Also, this may make me sound like an absolute idiot. When I'm going up, everything is fine until i hit the E string, after a bit, I forget where I'm playing and have no idea when I will hit the G to turn around, is there any trick to this?

October 27, 2008 at 08:32 PM · LOL! Forget the either or; you need both! I'm currently playing the Flying Dutchman (Wagner), 1st violin part and all the wave/storm passages have a lot of nasty scale business. There are places where the 123123 thing is best, and there are places where 1122 is the only way. I find that 1122 is sometimes quicker, depending where you need to end up, because you are effectively crawling around and don't get any jerkiness from actual shifts.

October 27, 2008 at 08:54 PM · IIRC, the repeated 6-note licks on the D-string work well as 121234.

I'd thought the general protocol in lower positions was 0121234.

October 28, 2008 at 12:58 AM · I'd agree that 112233 is ok for beginners, and 123123 is more advanced. I'd also agree that you need both.

October 28, 2008 at 04:19 AM · I'd say that 112233 is more important for beginners to learn than 0121234, since 0121234 is easy to learn for an intermediate student and 112233 teaches the student one of the most important things you can learn in left hand teachnique. Light, flexible fingers with true knowledge of the distance of halftones on the violin. You will also learn the basic prinsiple of shifting, the release, you will learn the true distance of the fingers, no matter in what key you are in and you will learn to relax and open up your hand. If practised correctly.

The important thing both in 121234 an 112233 is that the fingers, not then hand should do the work. When you eventually will learn 121234 you must remember that it is not (halfposition)12(shift)(secondposition)1234, but (reach back)12(normal fingerposition)1234.

Good luck!

October 28, 2008 at 04:29 AM · Greetings,

also useful for developing vibrato but I also note that many player sbelive the fingering has an expressive function. Hence Fischer describes/advocates it for the first chromatic run in the Tchaik concerto.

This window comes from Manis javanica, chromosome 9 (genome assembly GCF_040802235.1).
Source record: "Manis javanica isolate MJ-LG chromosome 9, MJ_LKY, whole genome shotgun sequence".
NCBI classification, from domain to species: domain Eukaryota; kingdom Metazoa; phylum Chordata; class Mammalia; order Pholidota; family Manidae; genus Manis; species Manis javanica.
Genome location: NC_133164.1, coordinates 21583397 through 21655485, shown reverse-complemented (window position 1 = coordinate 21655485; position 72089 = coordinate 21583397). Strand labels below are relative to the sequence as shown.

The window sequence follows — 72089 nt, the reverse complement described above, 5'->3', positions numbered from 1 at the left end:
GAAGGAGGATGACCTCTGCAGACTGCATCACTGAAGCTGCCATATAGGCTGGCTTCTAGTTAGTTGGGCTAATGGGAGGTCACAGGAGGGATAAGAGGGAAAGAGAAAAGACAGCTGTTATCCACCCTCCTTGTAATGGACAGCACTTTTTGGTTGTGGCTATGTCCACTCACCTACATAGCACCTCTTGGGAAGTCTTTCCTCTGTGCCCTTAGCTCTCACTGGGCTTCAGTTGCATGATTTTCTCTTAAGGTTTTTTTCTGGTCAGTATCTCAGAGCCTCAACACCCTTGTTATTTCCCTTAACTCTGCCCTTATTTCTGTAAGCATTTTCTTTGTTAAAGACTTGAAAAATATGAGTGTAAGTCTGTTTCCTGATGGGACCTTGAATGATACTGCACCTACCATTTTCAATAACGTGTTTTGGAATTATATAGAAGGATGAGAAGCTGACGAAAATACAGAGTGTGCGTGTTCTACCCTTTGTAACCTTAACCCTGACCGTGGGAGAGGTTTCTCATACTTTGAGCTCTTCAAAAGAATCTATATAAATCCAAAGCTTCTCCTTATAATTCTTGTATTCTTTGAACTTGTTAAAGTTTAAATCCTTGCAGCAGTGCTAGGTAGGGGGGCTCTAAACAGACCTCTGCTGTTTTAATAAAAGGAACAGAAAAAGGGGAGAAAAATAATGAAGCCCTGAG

Moral of the story is learn from here but -trust- your teacher.

Cheers,

Buri

October 28, 2008 at 10:01 AM · For PM Rolf - I got lost a lot too, and I had a vague memory of my teacher talking about mutliples of 3 or 4. unfortunately I didn't listen closely enough at the time, so about 6 weeks later mentioned that I knew there was something about 3x4 and 4x3. It is in fact a very helpful way of remembering where you are at - there are 12 semitones, so depending on what your slurring pattern is, you will have e.g 4 bows or 3 bows to get through the octave. I love chromatics. I was taught 121234 from the start, it wasn't any harder than any other fingering.

October 28, 2008 at 10:34 AM · How about playing chromatic scales one 1 string with one finger (Yost style) up and down in 1 and 2 octave versions?

October 28, 2008 at 10:29 PM · Greetings,

while we are on the subject it is perhaps worth remembering a veyr useful guideline:

Chromatic scales acsending are usually played too flat and gettign flatter. Descending they are usually sharp and getting sharper.

It also helps to vizualize the tip of the finger eevry now and again. In fistr position, to move a semitone one has to move the finger as much as the actualy width of the finger tip. That may be quite some distance.

The practice of exercises in manipulating a single note up and down through a semitone, quarter tone and progressivley narrower intervals is very good eartraining although I Had a studnet whose cat peed in her violin case in response to this exercise. Honestly!

Cheers,

Buri

PS IT wasn`t a Musafia. neither was the case....

October 29, 2008 at 08:41 AM · Buri- i'm literally LOL at the cat pee!!

I'm having huge problem with intonation when I get onto the E string, i have no idea if the chromatic scale i play was chromatic anymore, i faithfully followed the scale books fingering and i honestly think that i'm about one whole step sharp on the way up!! any tips?

October 29, 2008 at 10:38 PM · Greetings,

practice only the firts finger as an arpeggio of sorts. If you don`t know where that is going then you have no foundation for the rest.

Also it may be your actual approahc to practicing rather than the technique. IE you are trying to do much. In this case you might find ABC practice useful. So play a chunk until you masered it many times. Then the next. then the nect up to five chunks. These are ABCDand E.

Now play Ab many times, BC many times, CD etc.

Now play ABC, many times, BCD, cde

ABCD.

Got the picture.

Also , if you are getting lost ina high psoition clarify the intonation by playin in a lower psotion and octave. Don`t teach yourself bad intonation thoruhg your frustration.

For what its worth, in my firts yera at a venerable music institute my new teahcer was trying to teahc mea ne wsystem of chromatic on the e stirng.Hekept syaing something that sounded like look Buri, its 1256booblefart123 then down 98321poop321 . I had no idea what he wa stalking about and he wasn`T smart enough to realize I am a non verbal learner.

Cheers,

bu123ri

October 31, 2008 at 05:17 AM · I can do the first finger appregio (for some reason it's alot easier to hear the intonation on this) but as soon as I have to hear semi tone, I became freakn tone deaf again. Is it because the piano has ruined my ears?

October 31, 2008 at 06:00 AM · only if you keep sticking your head under the pedals.